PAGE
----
I suppose anything that gets kids interested in Greek mythology can’t be a total travesty, but this ham-fisted, teen-centric blend of Harry Potter and the infinitely more spellbinding Jason and the Argonauts comes within a cyclops’ eyelash of being so bad it’s almost (but not quite) good. The second in an apparent film franchise drawn from author Rick Riordan’s young-adult novels based on the exploits of Poseidon’s teenage offspring Percy (Lerman) and his pals – Grover the Satyr (Jackson) and Clarisse the something-or-other (Rambin) – Sea of Monsters reunites the kids of Camp Half-Blood (as in demigods and demigoddesses) and then proceeds to put them through the Hellenic wringer once again.
Director Freudenthal, taking over from Chris Columbus, piles on the challenges as Hermes’ scheming son Luke (Abel) seeks to wreck the fun at Camp Half-Blood by destroying the magical protective force field that encircles it. Thus Percy and his pals – along with newcomer Tyson (Smith), a youthful cyclops claiming to be Percy’s long lost half-brother – embark on a quest to secure the legendary Golden Fleece before Luke can use the magical hide to resurrect a world-destroying Titan.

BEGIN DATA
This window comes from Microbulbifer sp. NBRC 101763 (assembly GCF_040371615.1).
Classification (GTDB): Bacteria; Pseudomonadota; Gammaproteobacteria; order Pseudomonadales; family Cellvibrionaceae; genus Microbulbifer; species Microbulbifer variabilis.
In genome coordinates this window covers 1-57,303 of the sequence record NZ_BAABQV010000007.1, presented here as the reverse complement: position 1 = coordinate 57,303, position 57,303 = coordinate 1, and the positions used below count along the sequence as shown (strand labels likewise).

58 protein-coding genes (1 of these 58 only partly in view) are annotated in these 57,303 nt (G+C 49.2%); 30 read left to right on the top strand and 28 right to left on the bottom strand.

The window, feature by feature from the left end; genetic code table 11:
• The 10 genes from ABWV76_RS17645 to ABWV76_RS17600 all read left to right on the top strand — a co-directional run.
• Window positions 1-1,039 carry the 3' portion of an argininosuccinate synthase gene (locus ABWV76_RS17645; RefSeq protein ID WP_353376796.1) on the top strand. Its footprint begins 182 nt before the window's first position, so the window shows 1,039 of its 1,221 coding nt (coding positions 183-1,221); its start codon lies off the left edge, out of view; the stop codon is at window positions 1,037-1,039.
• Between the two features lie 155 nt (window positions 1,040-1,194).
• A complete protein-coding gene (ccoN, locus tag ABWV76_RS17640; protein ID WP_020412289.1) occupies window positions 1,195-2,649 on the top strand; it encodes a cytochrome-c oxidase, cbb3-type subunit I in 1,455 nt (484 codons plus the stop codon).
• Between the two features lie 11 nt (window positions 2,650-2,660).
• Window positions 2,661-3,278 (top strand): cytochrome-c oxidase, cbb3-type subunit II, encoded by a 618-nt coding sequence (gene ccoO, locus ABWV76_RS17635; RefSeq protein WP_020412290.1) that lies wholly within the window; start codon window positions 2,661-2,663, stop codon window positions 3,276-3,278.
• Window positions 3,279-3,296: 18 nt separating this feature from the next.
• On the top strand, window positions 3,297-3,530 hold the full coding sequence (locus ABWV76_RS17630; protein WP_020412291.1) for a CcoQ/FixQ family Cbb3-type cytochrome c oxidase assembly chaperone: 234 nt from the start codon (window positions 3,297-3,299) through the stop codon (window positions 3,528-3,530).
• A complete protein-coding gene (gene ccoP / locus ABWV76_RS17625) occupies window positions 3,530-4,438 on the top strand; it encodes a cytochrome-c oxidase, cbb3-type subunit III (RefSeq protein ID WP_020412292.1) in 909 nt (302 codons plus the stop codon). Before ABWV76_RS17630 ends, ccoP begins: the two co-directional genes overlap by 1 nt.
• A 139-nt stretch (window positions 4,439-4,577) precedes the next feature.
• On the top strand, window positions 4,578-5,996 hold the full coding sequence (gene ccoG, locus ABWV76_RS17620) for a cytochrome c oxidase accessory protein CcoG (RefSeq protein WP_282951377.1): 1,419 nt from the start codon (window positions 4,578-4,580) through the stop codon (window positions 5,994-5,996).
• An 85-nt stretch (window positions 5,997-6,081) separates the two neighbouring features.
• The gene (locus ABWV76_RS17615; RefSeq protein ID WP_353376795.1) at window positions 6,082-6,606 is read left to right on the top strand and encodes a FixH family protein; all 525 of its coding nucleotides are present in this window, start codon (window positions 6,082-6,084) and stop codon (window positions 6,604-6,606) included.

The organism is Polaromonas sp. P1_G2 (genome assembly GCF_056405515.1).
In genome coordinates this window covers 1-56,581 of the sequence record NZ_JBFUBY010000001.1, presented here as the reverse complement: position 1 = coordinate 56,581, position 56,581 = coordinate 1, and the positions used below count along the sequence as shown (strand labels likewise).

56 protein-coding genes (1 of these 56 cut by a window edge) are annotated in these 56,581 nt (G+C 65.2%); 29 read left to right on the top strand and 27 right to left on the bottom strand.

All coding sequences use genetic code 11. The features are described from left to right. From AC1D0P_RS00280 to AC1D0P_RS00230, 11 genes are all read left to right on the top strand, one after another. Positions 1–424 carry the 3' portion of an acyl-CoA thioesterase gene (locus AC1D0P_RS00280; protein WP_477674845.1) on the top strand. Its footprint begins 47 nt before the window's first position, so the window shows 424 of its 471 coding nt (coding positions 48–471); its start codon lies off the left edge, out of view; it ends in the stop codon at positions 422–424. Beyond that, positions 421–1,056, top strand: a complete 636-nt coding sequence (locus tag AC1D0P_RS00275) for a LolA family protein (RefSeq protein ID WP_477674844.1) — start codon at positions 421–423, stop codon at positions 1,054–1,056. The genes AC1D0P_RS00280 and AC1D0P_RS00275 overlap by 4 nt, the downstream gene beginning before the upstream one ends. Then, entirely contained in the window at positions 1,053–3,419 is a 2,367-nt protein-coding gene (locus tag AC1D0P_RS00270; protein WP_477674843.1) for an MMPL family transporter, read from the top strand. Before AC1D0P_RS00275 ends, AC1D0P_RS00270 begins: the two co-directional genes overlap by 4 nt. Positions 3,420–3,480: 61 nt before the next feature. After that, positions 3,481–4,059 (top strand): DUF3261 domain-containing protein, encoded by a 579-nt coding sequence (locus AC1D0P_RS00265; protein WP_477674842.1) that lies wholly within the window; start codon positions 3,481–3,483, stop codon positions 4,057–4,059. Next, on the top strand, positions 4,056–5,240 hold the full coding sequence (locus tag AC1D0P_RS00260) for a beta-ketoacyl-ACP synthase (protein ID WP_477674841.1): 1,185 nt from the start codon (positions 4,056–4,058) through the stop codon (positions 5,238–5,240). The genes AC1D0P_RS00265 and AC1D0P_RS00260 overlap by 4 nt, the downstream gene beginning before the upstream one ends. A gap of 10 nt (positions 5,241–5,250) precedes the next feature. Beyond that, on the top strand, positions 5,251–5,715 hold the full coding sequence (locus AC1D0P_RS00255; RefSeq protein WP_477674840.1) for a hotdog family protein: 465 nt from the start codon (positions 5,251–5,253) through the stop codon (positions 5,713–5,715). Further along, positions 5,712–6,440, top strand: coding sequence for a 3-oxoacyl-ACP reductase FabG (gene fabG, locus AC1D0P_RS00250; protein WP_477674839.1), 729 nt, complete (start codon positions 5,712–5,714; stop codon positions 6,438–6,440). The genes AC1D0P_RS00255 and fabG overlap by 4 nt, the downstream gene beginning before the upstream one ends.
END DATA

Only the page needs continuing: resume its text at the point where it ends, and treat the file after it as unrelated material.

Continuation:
Comic moments fall flat throughout; a whizzing cab ride driven by three witches sharing one eye feels lifted, bizarrely, from both Harry Potter and, of all things, Scrooged, and the race to the cyclops’ lair feels perfunctory at best, grating at worst. Stanley Tucci, returning as the appropriately garish Dionysus (aka “Mr. D”) provides some acting worth watching, but the first film’s roster of adult thespians – Uma Thurman, Steve Coogan, Pierce Brosnan – are for the most part nowhere in evidence here. It pretty much goes without saying that the 3-D adds nothing to the film, and while the digital effects are sometimes thrilling (the toothy, whirlpooling Charybdis, in particular), any movie that relies on special effects over character development and a coherent plot is doomed from the get-go.
Sea of Monsters’ most bizarre and apropos-of-nothing moment comes when the half-blood kids find themselves stuck on – I kid you not – what appears to be the Civil War ironclad ship Monitor, captained and crewed by a host of Confederate zombies. What the Hades? It makes no sense in the Greek mythos on which the film draws, but hey, zombies are hot these days, so why not? In a film that tries way too hard to please everyone, that’s just silly.